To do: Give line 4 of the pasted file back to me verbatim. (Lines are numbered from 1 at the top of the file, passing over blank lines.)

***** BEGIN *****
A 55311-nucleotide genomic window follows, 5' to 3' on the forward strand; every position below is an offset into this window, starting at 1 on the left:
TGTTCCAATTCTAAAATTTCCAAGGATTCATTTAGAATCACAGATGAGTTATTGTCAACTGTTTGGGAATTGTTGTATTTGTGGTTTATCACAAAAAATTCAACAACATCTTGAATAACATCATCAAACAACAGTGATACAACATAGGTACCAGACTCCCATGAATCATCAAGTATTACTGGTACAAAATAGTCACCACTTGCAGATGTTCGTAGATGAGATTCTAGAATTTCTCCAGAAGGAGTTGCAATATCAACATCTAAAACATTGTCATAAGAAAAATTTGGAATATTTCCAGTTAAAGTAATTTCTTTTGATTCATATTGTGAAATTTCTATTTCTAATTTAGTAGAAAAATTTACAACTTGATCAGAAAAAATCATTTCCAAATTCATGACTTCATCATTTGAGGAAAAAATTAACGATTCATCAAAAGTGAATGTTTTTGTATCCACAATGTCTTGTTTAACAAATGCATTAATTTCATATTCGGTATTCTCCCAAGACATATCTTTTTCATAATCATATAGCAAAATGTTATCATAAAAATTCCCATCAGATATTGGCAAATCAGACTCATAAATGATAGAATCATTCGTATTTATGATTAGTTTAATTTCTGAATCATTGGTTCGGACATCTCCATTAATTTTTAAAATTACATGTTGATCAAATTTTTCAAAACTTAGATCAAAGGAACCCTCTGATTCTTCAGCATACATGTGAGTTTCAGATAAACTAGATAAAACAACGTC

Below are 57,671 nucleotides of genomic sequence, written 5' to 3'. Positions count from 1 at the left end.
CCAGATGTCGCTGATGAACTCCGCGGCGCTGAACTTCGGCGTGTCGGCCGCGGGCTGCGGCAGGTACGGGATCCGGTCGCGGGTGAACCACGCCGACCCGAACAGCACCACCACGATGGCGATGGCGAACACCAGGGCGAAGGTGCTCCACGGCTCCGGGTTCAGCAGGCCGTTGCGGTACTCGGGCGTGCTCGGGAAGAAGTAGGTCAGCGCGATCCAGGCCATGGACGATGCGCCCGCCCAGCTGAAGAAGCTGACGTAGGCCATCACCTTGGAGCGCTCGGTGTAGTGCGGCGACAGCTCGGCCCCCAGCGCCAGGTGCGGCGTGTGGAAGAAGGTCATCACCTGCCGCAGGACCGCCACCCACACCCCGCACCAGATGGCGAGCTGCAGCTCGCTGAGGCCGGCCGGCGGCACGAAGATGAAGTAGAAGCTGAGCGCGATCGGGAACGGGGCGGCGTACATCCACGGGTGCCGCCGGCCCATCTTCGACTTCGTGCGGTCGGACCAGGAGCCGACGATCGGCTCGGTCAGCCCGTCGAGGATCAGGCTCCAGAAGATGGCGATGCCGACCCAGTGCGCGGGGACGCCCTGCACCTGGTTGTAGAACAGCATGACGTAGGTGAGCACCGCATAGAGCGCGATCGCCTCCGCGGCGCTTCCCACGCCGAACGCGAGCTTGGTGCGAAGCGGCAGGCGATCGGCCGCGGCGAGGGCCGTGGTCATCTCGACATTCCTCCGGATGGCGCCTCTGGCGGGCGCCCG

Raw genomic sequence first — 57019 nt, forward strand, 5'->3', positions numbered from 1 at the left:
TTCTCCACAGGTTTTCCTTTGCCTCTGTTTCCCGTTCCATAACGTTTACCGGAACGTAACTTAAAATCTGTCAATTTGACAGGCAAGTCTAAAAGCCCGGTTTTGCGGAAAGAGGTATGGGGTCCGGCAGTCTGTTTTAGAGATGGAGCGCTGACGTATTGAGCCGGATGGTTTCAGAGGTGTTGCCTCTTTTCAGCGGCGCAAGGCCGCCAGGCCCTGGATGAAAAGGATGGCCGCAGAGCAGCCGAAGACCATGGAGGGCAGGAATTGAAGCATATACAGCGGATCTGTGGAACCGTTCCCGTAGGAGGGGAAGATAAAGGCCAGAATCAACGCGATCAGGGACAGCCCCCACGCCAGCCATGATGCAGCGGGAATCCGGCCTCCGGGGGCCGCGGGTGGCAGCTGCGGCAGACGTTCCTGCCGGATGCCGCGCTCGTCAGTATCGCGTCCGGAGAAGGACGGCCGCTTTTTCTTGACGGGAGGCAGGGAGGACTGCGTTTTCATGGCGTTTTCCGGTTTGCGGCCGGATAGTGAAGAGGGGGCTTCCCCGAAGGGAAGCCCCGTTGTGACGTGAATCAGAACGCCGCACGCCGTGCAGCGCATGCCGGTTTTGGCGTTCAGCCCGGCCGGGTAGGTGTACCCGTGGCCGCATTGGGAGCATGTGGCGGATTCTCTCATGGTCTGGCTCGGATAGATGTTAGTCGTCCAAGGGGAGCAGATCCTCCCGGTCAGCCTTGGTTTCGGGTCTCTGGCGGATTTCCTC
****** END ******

CCAGATGTCGCTGATGAACTCCGCGGCGCTGAACTTCGGCGTGTCGGCCGCGGGCTGCGGCAGGTACGGGATCCGGTCGCGGGTGAACCACGCCGACCCGAACAGCACCACCACGATGGCGATGGCGAACACCAGGGCGAAGGTGCTCCACGGCTCCGGGTTCAGCAGGCCGTTGCGGTACTCGGGCGTGCTCGGGAAGAAGTAGGTCAGCGCGATCCAGGCCATGGACGATGCGCCCGCCCAGCTGAAGAAGCTGACGTAGGCCATCACCTTGGAGCGCTCGGTGTAGTGCGGCGACAGCTCGGCCCCCAGCGCCAGGTGCGGCGTGTGGAAGAAGGTCATCACCTGCCGCAGGACCGCCACCCACACCCCGCACCAGATGGCGAGCTGCAGCTCGCTGAGGCCGGCCGGCGGCACGAAGATGAAGTAGAAGCTGAGCGCGATCGGGAACGGGGCGGCGTACATCCACGGGTGCCGCCGGCCCATCTTCGACTTCGTGCGGTCGGACCAGGAGCCGACGATCGGCTCGGTCAGCCCGTCGAGGATCAGGCTCCAGAAGATGGCGATGCCGACCCAGTGCGCGGGGACGCCCTGCACCTGGTTGTAGAACAGCATGACGTAGGTGAGCACCGCATAGAGCGCGATCGCCTCCGCGGCGCTTCCCACGCCGAACGCGAGCTTGGTGCGAAGCGGCAGGCGATCGGCCGCGGCGAGGGCCGTGGTCATCTCGACATTCCTCCGGATGGCGCCTCTGGCGGGCGCCCG